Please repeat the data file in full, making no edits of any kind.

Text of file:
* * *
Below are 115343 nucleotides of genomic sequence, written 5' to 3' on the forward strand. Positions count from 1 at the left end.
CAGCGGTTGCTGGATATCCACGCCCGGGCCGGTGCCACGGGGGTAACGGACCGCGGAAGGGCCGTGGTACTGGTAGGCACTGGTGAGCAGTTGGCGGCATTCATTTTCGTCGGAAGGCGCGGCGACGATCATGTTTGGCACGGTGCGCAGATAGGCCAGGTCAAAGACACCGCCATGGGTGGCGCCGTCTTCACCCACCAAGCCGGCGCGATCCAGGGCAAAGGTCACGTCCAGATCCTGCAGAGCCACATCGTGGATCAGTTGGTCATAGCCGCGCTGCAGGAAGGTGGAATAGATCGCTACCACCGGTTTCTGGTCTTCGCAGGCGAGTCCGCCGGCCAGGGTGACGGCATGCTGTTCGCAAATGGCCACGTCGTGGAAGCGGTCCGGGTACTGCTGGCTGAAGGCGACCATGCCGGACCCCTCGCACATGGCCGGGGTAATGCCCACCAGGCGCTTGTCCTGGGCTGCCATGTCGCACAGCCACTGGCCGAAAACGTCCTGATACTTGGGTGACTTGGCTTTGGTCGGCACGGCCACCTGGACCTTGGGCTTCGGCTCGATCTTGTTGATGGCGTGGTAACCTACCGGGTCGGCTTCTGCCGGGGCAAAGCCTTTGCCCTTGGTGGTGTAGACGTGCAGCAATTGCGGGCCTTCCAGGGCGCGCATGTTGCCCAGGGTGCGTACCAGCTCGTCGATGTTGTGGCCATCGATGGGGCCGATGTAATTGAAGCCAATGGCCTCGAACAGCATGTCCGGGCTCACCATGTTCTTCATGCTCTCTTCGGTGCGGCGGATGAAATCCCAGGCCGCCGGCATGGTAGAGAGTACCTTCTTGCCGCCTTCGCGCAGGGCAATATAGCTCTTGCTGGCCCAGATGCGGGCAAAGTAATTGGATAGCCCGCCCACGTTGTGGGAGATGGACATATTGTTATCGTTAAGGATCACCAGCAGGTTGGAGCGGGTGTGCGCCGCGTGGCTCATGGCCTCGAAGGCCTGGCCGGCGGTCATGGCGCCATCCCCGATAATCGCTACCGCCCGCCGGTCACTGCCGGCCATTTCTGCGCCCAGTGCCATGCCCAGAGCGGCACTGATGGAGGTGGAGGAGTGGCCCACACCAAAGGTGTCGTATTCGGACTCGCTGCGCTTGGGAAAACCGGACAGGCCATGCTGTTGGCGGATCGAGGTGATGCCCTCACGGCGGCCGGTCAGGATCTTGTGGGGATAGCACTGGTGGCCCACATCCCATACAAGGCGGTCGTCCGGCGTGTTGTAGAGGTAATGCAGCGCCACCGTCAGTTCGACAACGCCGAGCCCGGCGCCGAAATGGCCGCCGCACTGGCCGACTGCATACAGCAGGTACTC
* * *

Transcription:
Below are 115343 nucleotides of genomic sequence, written 5' to 3' on the forward strand. Positions count from 1 at the left end.
CAGCGGTTGCTGGATATCCACGCCCGGGCCGGTGCCACGGGGGTAACGGACCGCGGAAGGGCCGTGGTACTGGTAGGCACTGGTGAGCAGTTGGCGGCATTCATTTTCGTCGGAAGGCGCGGCGACGATCATGTTTGGCACGGTGCGCAGATAGGCCAGGTCAAAGACACCGCCATGGGTGGCGCCGTCTTCACCCACCAAGCCGGCGCGATCCAGGGCAAAGGTCACGTCCAGATCCTGCAGAGCCACATCGTGGATCAGTTGGTCATAGCCGCGCTGCAGGAAGGTGGAATAGATCGCTACCACCGGTTTCTGGTCTTCGCAGGCGAGTCCGCCGGCCAGGGTGACGGCATGCTGTTCGCAAATGGCCACGTCGTGGAAGCGGTCCGGGTACTGCTGGCTGAAGGCGACCATGCCGGACCCCTCGCACATGGCCGGGGTAATGCCCACCAGGCGCTTGTCCTGGGCTGCCATGTCGCACAGCCACTGGCCGAAAACGTCCTGATACTTGGGTGACTTGGCTTTGGTCGGCACGGCCACCTGGACCTTGGGCTTCGGCTCGATCTTGTTGATGGCGTGGTAACCTACCGGGTCGGCTTCTGCCGGGGCAAAGCCTTTGCCCTTGGTGGTGTAGACGTGCAGCAATTGCGGGCCTTCCAGGGCGCGCATGTTGCCCAGGGTGCGTACCAGCTCGTCGATGTTGTGGCCATCGATGGGGCCGATGTAATTGAAGCCAATGGCCTCGAACAGCATGTCCGGGCTCACCATGTTCTTCATGCTCTCTTCGGTGCGGCGGATGAAATCCCAGGCCGCCGGCATGGTAGAGAGTACCTTCTTGCCGCCTTCGCGCAGGGCAATATAGCTCTTGCTGGCCCAGATGCGGGCAAAGTAATTGGATAGCCCGCCCACGTTGTGGGAGATGGACATATTGTTATCGTTAAGGATCACCAGCAGGTTGGAGCGGGTGTGCGCCGCGTGGCTCATGGCCTCGAAGGCCTGGCCGGCGGTCATGGCGCCATCCCCGATAATCGCTACCGCCCGCCGGTCACTGCCGGCCATTTCTGCGCCCAGTGCCATGCCCAGAGCGGCACTGATGGAGGTGGAGGAGTGGCCCACACCAAAGGTGTCGTATTCGGACTCGCTGCGCTTGGGAAAACCGGACAGGCCATGCTGTTGGCGGATCGAGGTGATGCCCTCACGGCGGCCGGTCAGGATCTTGTGGGGATAGCACTGGTGGCCCACATCCCATACAAGGCGGTCGTCCGGCGTGTTGTAGAGGTAATGCAGCGCCACCGTCAGTTCGACAACGCCGAGCCCGGCGCCGAAATGGCCGCCGCACTGGCCGACTGCATACAGCAGGTACTC